Circulation 122,210 • Volume 33, No. 3 • February 2019   Issue PDF

Intravenous Solutions Shortages: A Manufacturer’s Perspective on the Past, Present, and Future

JW Beard, MD, MBA

As the second largest supplier of intravenous (IV) solutions to the US market and the only IV solutions producer not to experience significant production challenges over the past year, we at ICU Medical, Inc., believe we can make a valuable contribution to the discussion of drug shortages.

We recognize that the stakes for our patients and country are high and are fortunate to have participated in the American Society of Health-System Pharmacists (ASHP)/American Society of Anesthesiologists (ASA) Summit on Drug Shortages, September 20, 2018, in Washington, DC.1 As reflected by the attendees at the summit, a concerted effort with collaboration across multiple stakeholder groups is required to resolve these complex issues. The stakeholders are diverse and include patients, clinicians, professional societies, manufacturers, hospital systems, group purchasing organizations, and regulatory bodies—just to name a few. In this article, we will review the present understanding of the history of IV solutions as a pharmaceutical category, discuss the IV solutions marketplace today, and the steps we believe are required to move to a state of reliable, high-quality supply.

A wide array of drug shortages have affected health care delivery in the US, with many sharing common features. Drivers of shortages have included product discontinuations, manufacturing quality issues, and natural disasters.2,3 Recent shortages have been most acutely experienced in generic, sterile injectable products where margins are slim and production is consolidated to a small number of manufacturers.2,3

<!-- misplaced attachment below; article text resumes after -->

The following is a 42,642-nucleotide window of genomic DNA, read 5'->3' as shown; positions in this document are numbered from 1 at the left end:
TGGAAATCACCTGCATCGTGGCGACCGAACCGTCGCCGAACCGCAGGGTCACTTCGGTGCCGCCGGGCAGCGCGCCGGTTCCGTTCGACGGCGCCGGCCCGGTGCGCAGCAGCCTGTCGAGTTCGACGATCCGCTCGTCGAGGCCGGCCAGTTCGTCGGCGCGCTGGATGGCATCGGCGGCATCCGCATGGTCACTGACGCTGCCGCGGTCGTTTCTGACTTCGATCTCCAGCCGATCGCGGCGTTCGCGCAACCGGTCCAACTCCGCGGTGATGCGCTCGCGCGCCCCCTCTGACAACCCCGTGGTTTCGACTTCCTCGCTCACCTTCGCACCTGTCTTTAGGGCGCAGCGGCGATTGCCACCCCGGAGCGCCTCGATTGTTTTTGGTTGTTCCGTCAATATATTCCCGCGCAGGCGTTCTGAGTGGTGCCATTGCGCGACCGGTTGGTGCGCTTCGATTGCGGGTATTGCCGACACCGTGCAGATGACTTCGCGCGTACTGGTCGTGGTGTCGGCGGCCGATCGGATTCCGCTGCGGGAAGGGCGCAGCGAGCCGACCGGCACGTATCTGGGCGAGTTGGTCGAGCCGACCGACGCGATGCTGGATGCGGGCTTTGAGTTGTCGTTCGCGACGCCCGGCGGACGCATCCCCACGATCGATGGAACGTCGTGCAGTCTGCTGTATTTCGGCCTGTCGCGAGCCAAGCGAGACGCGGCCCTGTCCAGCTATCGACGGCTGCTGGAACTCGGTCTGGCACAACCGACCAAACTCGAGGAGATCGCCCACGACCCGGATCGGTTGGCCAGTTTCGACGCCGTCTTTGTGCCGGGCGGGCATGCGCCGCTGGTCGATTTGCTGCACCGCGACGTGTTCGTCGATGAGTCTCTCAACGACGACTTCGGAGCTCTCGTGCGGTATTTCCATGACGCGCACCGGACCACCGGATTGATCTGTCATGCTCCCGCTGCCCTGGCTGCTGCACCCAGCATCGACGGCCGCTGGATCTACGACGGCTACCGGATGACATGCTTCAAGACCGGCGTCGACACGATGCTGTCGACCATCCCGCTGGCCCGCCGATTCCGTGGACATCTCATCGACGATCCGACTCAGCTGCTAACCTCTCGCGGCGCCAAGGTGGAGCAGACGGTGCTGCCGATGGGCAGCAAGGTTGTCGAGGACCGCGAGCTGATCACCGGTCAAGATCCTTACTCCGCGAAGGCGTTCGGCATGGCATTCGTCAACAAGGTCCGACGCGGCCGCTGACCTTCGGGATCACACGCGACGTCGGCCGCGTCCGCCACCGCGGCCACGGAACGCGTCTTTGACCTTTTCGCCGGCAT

The recent shortages of small volume parenteral (SVP) IV fluids were driven by the manufacturing disruption from Hurricane Maria superimposed on reduced supply due to manufacturer quality issues.3 The reduced supply of SVP products, including normal saline, led to widespread disruption in the delivery of health care in the US and globally as these products are used for hydration and preparation of numerous additional widely used medications.

Without adequate substitute products, clinicians faced difficult choices, including rationing IV fluids and utilizing workarounds. With a focus on SVPs, an understanding of the history of these products is essential to interpret recent events and the challenges going forward.

Today’s IV solutions manufacturing industry is the result of decades of decisions and “looking the other way” by manufacturers and purchasers. In the case of IV fluids, purchasers range from the individual medical clinic to large health systems and Group Purchasing Organizations (GPOs).
Historically, IV fluids were treated as “medical-surgical” items rather than capital-intensive pharmaceutical products. Instead of searching for market equilibrium ensuring the stability of business, manufacturers have operated without price transparency or logic as IV solutions were co-mingled with other supplies such as infusion pumps and IV tubing and provided at a discount. In parallel, purchasers of these products demanded and utilized concessions when comparing product offerings and making buying decisions.

While the contract bundles promised savings for the purchaser, IV fluids were bought and sold at artificially low prices and slim margins. These forces have led to a liter of saline costing less than a liter of many brands of bottled water. Intense cost pressure has impacted the geographic location of manufacturing plants, where tax incentives, labor market conditions, and transportation expense have contributed to favorable economics, such as in Puerto Rico.

Over time, the production has become concentrated and constrained, with nearly all IV solutions in the US market being manufactured by three companies: ICU Medical, Baxter and B. Braun—with Baxter concentrating its SVP manufacturing in Puerto Rico.3 Growth of supply has been limited as the financial conditions of the market discourage new entrants and reduce the incentive to expand manufacturing beyond obligated volumes.